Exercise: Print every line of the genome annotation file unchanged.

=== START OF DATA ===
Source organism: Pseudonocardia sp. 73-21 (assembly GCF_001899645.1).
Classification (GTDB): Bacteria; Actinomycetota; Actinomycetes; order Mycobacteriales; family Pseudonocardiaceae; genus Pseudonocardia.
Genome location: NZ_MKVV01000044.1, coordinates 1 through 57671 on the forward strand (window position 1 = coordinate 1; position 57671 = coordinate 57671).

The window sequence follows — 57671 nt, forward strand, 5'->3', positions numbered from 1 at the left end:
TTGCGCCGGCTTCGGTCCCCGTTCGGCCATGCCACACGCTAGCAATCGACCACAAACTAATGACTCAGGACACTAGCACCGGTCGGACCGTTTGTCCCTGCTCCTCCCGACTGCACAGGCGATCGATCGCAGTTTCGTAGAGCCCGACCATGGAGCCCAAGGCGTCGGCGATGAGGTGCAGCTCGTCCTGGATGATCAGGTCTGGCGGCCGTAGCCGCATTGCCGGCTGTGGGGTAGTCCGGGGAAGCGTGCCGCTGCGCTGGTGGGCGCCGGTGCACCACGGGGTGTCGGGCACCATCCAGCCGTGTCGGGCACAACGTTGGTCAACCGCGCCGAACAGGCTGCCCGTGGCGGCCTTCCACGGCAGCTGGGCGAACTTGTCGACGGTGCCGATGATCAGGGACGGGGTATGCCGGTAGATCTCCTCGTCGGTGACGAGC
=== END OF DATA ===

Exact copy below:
Source organism: Pseudonocardia sp. 73-21 (assembly GCF_001899645.1).
Classification (GTDB): Bacteria; Actinomycetota; Actinomycetes; order Mycobacteriales; family Pseudonocardiaceae; genus Pseudonocardia.
Genome location: NZ_MKVV01000044.1, coordinates 1 through 57671 on the forward strand (window position 1 = coordinate 1; position 57671 = coordinate 57671).

The window sequence follows — 57671 nt, forward strand, 5'->3', positions numbered from 1 at the left end:
TTGCGCCGGCTTCGGTCCCCGTTCGGCCATGCCACACGCTAGCAATCGACCACAAACTAATGACTCAGGACACTAGCACCGGTCGGACCGTTTGTCCCTGCTCCTCCCGACTGCACAGGCGATCGATCGCAGTTTCGTAGAGCCCGACCATGGAGCCCAAGGCGTCGGCGATGAGGTGCAGCTCGTCCTGGATGATCAGGTCTGGCGGCCGTAGCCGCATTGCCGGCTGTGGGGTAGTCCGGGGAAGCGTGCCGCTGCGCTGGTGGGCGCCGGTGCACCACGGGGTGTCGGGCACCATCCAGCCGTGTCGGGCACAACGTTGGTCAACCGCGCCGAACAGGCTGCCCGTGGCGGCCTTCCACGGCAGCTGGGCGAACTTGTCGACGGTGCCGATGATCAGGGACGGGGTATGCCGGTAGATCTCCTCGTCGGTGACGAGC